Screenshot 2017-06-13 at 3.57.28 PM
and sometimes, your community might be comprised of your kiddos … and that’s cool, too

Banter aside, May was good and quiet in my running world. I lost some training time to a flare early on, but I otherwise managed to pick up the pieces and finish the month by posting a new monthly volume mileage record, just shy of 250 (246+). I raced just once, the PA 10k up in Marin with Wolfpack, and accomplished my A goal of not pacing the murderous 10k distance like a tool and a distant B goal of PRing, hacking off 10+ seconds in the process. I’m a broken record by now, but honestly, it’s so nice to be able to run. The PRs are nice and hard fought for, don’t get me wrong, but simply being able to show up each day and do the work is gratifying. Marathon training can be gruelling and draining, of course, but it can also be really invigorating and a fantastic way of taking stock of life. I spend a lot of time in my head when I run, and I sometimes can’t believe that I can do this stuff and that I enjoy it, as dumb as that may sound.  My luck isn’t lost on me. I’m thrilled for how 2017’s training and racing has fared thus far and am stoked to see what’s coming at me next. The gratitude continues to permeate everything.

Screenshot 2017-06-04 at 10.08.40 PM
from the 10k in Marin (PC: Tamalpa Runners)

Reading: Angela Duckworth’s Grit was awesome and totally deserving of a review here; I’m working on it. Evicted opened my eyes, enraged me, and broke my heart on every single page of the 300+ beauty, and it’s something that all of you should read right now and come go long with me so we can discuss it. Matt Frazier’s No Meat Athlete Cookbook, so far, is good, and I look forward to making more from it. Next up in my reading docket is Siddhartha Mukherjee’s The Gene (I loved Emperor of All Maladies), Doree Shafrir’s Startup: A Novel, and Homesick for Another World, a recommendation from David Sedaris (whose new book I’m also anticipating) I had read about in the paper a few weeks back. Oh — and I stumbled upon this blog by Dr. Jen Gunter. Her writing is biting and scathing but also very timely and important; if you care remotely about women’s reproductive rights, bookmark the hell out of her page. I want to hug her.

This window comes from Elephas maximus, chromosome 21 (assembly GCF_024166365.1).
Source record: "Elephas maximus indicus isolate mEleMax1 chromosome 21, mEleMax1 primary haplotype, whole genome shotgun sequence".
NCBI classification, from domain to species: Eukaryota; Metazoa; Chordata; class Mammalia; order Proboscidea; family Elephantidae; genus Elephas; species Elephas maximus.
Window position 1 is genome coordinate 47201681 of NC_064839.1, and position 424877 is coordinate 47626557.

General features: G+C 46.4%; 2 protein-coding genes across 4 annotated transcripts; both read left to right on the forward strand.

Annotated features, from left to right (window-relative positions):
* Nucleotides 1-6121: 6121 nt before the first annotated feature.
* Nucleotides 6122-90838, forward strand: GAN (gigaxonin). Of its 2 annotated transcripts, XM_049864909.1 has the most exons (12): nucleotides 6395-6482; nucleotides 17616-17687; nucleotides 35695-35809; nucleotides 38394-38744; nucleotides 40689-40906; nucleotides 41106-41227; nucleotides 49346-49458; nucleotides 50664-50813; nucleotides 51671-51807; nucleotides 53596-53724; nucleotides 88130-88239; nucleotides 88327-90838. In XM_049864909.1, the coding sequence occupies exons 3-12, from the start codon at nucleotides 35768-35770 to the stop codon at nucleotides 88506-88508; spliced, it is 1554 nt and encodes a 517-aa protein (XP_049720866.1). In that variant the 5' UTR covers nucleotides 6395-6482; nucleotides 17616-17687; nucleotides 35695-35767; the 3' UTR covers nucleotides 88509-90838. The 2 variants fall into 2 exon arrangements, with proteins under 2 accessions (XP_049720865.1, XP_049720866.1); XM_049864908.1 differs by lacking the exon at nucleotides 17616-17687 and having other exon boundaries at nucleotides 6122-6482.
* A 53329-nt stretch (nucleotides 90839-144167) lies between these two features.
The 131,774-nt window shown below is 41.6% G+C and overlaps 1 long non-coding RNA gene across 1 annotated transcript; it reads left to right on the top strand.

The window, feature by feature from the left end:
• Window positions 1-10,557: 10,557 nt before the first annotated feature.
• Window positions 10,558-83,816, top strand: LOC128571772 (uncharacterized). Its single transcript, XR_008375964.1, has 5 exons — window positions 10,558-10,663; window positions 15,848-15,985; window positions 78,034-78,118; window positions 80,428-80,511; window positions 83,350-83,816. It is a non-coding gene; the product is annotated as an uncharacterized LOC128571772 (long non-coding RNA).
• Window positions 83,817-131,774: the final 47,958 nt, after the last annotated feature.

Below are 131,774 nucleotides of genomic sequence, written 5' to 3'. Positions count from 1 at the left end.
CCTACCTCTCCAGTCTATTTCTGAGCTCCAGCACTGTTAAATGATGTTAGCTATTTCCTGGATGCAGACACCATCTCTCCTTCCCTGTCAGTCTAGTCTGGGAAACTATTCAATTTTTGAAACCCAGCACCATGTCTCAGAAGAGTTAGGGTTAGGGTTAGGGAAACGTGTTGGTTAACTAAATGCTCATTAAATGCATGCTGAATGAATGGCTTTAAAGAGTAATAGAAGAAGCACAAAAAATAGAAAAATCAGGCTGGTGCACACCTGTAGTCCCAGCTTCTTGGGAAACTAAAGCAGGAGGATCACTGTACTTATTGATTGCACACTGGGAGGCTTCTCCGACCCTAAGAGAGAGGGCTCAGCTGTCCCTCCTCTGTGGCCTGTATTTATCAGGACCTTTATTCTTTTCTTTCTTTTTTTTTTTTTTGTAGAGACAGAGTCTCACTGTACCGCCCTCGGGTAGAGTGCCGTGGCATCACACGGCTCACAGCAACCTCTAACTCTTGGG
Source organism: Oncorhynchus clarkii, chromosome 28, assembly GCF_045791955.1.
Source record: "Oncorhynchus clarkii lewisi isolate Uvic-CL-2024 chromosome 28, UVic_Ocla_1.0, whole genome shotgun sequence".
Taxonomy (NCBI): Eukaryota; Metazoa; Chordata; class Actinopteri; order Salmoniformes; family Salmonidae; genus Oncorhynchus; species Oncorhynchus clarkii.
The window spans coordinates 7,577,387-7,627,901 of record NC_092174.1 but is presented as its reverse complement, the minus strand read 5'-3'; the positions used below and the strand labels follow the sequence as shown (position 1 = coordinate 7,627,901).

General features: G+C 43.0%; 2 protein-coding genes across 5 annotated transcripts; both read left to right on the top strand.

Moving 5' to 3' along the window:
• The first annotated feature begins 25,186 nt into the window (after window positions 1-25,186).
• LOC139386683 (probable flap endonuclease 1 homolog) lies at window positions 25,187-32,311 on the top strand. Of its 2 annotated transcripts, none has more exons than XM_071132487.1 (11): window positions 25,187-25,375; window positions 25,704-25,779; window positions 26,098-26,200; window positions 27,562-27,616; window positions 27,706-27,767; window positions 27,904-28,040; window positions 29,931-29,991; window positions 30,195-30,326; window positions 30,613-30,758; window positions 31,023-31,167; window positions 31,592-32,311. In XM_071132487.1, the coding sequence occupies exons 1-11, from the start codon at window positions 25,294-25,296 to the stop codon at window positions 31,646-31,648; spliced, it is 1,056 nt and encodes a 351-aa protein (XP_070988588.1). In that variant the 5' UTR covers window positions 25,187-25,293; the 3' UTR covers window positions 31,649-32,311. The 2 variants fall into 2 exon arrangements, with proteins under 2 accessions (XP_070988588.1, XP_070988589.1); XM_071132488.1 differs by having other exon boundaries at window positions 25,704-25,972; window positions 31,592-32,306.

Watching: Master of None’s new season (I’m a loyal Aziz fan), Unbreakable Kimmy Schmidt’s new season (I don’t find the writing particularly funny, but I love the timeliness of the humor now), Bill Nye Saves the World (so good! And fun to watch with the kids!) and I finally saw Rogue One (so Shakespearean! Discuss the ending with me!).  

Listening to: More of the same … though now I use certain podcasts to put me to sleep. 🙂 It’s not an insult to the podcasts; honestly, it’s just that so many hosts have voices that are so rich and velvety that it’s hard *not* to fall asleep.

Anticipating: Impeachment (hey, everyone’s moonshot is different, amirite), our midwestern sojourn soon to see family, a couple more races pre-SF, and A doing her first tri this summer!

April training recap

April training recap

As I sit down to write out my previous month’s summary, I realize that I didn’t take notes anywhere about the month. Dumb move; it makes writing these little training snapshots unnecessarily arduous. From what I can recall, compared to the racing-nearly-every-weekend that was March, April was considerably quieter. That said, it was still my highest-volume month this year and possibly ever (just over 240 mi). The one and only race was the Stow Lake Stampede, a PA 5k up in San Francisco at (you guessed it) Stow Lake. At the very beginning of the month, I lost a weekend’s worth of runs to some nasty puke bug I picked up from my kids, both who had it in the days prior; fortunately, it wasn’t anything like what I had gotten at the end of February, so the kids and I alike bounced back from it pretty quickly. I’ve said it before, but I’ll say it again: trying to train or race through sickness just isn’t my jam. If I can be sick for 2 days or 12, I’m obviously going to choose the former. It’s just not worth it to me.